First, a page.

What’s the Jane Austen News this week?
You might have seen that earlier this week we shared the new Warbuton’s advert on our Facebook page…
Normally adverts are a bit dry, but occasionally a company will go all out and create a masterpiece. At the Jane Austen News we thought this one, dubbed “Pride and Breadjudice” was wonderful. Admittedly some of the jokes in it might be a bit baffling if you haven’t seen any of Peter Kay’s previous work (“Garlic Bread!”) but even if this is the case, we’re sure you’ll still enjoy it. They managed to fit in a lot of Austen references!
On the 6th of October the Bank of England’s charity auction was held in London, and featured within the auction was the Jane Austen £10 note with the serial number AA01 000010. It was estimated that the note would sell for between two and three thousand pounds, but instead it was sold for an amazing £7,200! Seven hundred and twenty times its face value!
This is partly because it’s the note with the lowest serial number which is available to buy. The Queen was gifted AA01 000001. The second note printed was given to Prince Philip, the third to Theresa May, the Prime Minister, and the fourth to Philip Hammond, the Chancellor. (The Bank of England also holds back some other early-printed notes to give to museums and other institutions.)
In total there were 87 £10 notes at the auction with serial numbers between 10 and 100, and these also did very well. The second lot (AA01 000011) sold for £5,200, and AA01 000012 sold for £3,500. A sheet of notes with serial numbers between CB01 507394 and CB54 507394 sold for way over its estimate of £4,500-£6,500, and sold in the end for £13,500!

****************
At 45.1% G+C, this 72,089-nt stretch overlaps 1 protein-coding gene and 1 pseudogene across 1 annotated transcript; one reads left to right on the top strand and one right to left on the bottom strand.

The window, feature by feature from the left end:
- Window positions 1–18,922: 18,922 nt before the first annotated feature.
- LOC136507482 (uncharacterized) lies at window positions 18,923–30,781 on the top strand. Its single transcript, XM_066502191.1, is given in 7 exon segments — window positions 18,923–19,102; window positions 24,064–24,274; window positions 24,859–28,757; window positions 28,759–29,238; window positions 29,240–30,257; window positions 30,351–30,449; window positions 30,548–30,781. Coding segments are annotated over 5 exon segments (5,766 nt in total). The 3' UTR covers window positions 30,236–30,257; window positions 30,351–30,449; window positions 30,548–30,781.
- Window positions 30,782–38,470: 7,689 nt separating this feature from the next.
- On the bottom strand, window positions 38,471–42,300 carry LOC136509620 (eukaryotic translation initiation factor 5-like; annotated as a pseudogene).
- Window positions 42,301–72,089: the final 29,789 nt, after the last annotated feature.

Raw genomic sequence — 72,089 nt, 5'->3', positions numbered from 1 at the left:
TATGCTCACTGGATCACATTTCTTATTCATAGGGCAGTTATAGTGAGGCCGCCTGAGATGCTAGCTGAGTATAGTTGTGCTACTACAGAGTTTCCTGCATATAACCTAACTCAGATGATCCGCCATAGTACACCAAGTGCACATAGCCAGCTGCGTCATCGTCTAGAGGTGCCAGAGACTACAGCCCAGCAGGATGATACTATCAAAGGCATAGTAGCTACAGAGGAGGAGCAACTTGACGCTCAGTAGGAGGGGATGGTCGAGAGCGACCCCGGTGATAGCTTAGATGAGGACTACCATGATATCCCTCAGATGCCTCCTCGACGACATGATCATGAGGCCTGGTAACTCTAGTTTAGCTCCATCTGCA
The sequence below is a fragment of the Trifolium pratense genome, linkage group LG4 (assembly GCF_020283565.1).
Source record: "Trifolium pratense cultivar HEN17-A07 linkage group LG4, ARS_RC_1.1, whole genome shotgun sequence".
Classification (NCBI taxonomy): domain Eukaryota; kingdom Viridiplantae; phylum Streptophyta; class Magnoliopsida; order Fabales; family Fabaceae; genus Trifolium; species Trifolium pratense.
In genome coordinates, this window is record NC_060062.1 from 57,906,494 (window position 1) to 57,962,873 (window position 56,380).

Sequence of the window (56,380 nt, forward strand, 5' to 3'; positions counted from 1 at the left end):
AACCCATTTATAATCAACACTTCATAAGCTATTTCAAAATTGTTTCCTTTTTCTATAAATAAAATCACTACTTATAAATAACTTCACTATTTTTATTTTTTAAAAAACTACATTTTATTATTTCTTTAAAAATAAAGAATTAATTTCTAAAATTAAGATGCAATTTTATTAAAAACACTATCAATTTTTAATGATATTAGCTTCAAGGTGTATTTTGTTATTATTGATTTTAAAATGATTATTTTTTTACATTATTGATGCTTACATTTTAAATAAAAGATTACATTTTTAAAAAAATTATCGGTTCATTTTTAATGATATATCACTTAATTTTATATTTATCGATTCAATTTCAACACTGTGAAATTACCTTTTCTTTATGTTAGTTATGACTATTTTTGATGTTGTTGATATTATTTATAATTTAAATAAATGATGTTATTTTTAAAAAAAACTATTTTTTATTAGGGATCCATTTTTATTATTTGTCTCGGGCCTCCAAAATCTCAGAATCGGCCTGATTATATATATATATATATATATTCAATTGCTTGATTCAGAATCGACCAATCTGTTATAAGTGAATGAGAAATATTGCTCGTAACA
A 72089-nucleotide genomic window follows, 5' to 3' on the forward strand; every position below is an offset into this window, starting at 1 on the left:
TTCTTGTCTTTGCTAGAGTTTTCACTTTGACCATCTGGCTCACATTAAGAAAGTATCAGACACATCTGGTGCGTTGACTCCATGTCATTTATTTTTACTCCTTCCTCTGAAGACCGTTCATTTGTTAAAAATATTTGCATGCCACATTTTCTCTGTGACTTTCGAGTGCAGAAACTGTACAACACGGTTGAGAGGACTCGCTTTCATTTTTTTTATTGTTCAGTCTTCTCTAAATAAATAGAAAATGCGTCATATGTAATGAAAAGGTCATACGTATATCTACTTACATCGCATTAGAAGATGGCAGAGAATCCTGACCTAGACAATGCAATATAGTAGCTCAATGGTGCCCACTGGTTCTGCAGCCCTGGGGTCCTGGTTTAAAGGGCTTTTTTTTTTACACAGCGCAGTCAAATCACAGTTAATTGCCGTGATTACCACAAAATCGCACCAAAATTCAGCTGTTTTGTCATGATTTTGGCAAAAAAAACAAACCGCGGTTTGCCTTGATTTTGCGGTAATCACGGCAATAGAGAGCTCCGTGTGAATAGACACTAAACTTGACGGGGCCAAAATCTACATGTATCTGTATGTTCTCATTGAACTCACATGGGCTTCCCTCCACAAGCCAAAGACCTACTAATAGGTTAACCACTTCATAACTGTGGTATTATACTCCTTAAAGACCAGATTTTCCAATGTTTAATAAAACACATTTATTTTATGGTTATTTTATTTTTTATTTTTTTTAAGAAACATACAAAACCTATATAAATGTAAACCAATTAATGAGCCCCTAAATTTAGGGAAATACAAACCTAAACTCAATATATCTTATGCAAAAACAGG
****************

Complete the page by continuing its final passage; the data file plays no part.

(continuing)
In total the Austen £10 section of the sale ended up raising £263,200 for charity. Proceeds will go to three charities: Candlelighters (a charity which helps children with cancer and their families), Haven House Children’s Hospice and Macmillan Cancer Support.
Last year the Folio Society announced that Mansfield Park was going to be the subject of their annual Book Illustration Competition, which gives illustrators the opportunity to win an exclusive commission from the Society to illustrate the published copy of whatever book is the subject. The winner, Darya Shnykina, a student from Moscow, won the commission and the edition of Mansfield Park featuring her illustrations has been released this month. Some examples of her illustrations:
This year however things have taken a darker turn as the book chosen for the competition is a selection of Sherlock Holmes short stories.
Just a slight change of subject then!
The “Mr. Darcy Complex” is a term I heard from my mom, who heard it from a friend who had been observing her daughter’s dating habits with a keen eye, and I think there is a lot of wisdom in it. Her observations are that women these days tend to hold men up to the romantic standards set by fictional literary flames such as Mr. Darcy and, by doing so, set every man they meet up to be a disappointment.
We’re intrigued to find out, having read the article on Verily, from which this quote comes, whether The Mr Darcy Complex is something that other people have come across? It’s the first many of us at the Jane Austen News have heard of it! At least the first time we’ve heard it given a name.
Bath is often seen as being quite posh, and Darcy’s, the newsagents a few houses up from the Jane Austen Centre on Gay Street, is perfectly happy to reinforce that image and has just been lorded as the “poshest newsagents in Britain”.
Having undergone a complete makeover, the newsagents can boast of features such as Victorian wallpaper (discovered by accident!), a smart green-and-white painted shop front, cast iron features and old fashioned lettering, and, naturally, a chandelier! We wonder what Mr Darcy would make of ‘his’ newsagents being the poshest in Britain!
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